From Consensus to Dissensus: The Politics of Anti-austerity Activism in London and its Relationship to Voluntary Organizations (2017)

Authors: Armine Ishkanian & Irum S. Ali 

Keywords: Austerity, activism, civil society, occupy, England

Summary: This article examines how activism against austerity is organized and manifested in London. Given that anti-austerity activists are addressing issues related to social welfare, we examine whether there are alliances between the activists and voluntary organizations (VOs) that are working in that field. Examining the challenges involved in creating and sustaining alliances, we argue that the regulatory context alone is an insufficient explanation as to why activist–VO alliances are difficult to establish and maintain. We contend that more significantly, it is VOs’ and activists’ divergent and at times irreconcilable stances, which we refer to as the consensus and dissensus stances, respectively, which impede activist–VO alliances, beyond episodic interactions, from developing.

Underground sociabilities: identity, culture and resistance in Rio de Janeiro's favelas  (2013)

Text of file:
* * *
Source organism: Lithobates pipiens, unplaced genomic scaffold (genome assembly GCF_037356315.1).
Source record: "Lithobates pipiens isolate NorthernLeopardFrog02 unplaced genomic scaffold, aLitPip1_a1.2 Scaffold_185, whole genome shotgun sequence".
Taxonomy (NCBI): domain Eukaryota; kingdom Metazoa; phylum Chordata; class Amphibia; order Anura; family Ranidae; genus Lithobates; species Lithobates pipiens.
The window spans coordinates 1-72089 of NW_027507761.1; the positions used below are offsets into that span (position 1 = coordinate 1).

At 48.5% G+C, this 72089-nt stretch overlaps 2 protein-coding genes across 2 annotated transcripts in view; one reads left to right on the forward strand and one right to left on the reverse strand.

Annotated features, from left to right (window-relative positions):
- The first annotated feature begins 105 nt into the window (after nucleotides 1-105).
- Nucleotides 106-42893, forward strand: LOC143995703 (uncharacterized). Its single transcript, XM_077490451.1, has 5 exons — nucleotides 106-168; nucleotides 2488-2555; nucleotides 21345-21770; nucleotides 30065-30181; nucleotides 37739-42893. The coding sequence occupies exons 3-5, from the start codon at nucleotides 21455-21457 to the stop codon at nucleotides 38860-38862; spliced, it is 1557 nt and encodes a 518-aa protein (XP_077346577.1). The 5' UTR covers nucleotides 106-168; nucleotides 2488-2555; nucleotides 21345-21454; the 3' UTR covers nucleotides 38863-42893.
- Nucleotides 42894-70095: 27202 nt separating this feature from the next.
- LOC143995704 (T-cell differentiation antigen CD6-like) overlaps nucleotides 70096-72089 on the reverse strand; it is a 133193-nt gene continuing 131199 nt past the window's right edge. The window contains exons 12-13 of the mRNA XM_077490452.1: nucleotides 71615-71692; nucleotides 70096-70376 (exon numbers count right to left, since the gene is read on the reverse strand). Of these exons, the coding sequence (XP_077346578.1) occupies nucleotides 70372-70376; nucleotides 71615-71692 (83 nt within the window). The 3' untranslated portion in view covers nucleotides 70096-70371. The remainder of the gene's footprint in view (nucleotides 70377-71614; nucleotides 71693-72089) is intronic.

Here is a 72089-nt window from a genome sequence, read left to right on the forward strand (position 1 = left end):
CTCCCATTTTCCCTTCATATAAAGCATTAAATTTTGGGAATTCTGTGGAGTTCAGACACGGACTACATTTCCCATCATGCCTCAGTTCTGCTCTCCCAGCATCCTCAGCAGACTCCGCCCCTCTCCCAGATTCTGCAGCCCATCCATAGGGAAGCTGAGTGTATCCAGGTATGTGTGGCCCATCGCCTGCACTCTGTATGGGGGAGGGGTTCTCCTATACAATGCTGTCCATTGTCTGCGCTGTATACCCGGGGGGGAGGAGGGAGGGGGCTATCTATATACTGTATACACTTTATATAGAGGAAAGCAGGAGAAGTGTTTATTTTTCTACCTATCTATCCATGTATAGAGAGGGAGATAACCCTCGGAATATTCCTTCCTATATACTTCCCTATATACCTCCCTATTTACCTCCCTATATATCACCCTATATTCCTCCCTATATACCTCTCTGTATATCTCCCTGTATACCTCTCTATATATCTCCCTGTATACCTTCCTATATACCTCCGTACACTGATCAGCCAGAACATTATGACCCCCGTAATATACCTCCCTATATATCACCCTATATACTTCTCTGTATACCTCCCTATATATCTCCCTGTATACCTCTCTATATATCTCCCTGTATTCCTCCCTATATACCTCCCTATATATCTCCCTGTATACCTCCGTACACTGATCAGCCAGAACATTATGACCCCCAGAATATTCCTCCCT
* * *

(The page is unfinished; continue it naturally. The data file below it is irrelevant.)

Authors: Sandra Jovchelovitch and Jacqueline Priego-Hernandez

Summary: This book is about patterns of sociability and social development in the favelas of Rio de Janeiro, Brazil. It examines how favela communites, despite harsh conditions of living, poverty and segregation, have been able to mobilise local resources to resist exclusion, fight off marginalisation and rewrite relations between the favelas and the city. The book is useful to academics in the social sciences and humanities, policymakers, activists and all those who are interested in human-centred social and community development, urban planning, and communication across asymmetries in the contemporary city.

Bottom-up social development in favelas of Rio de Janeiro: a toolkit  (2015)

Authors: Sandra Jovchelovitch and Jacqueline Priego-Hernandez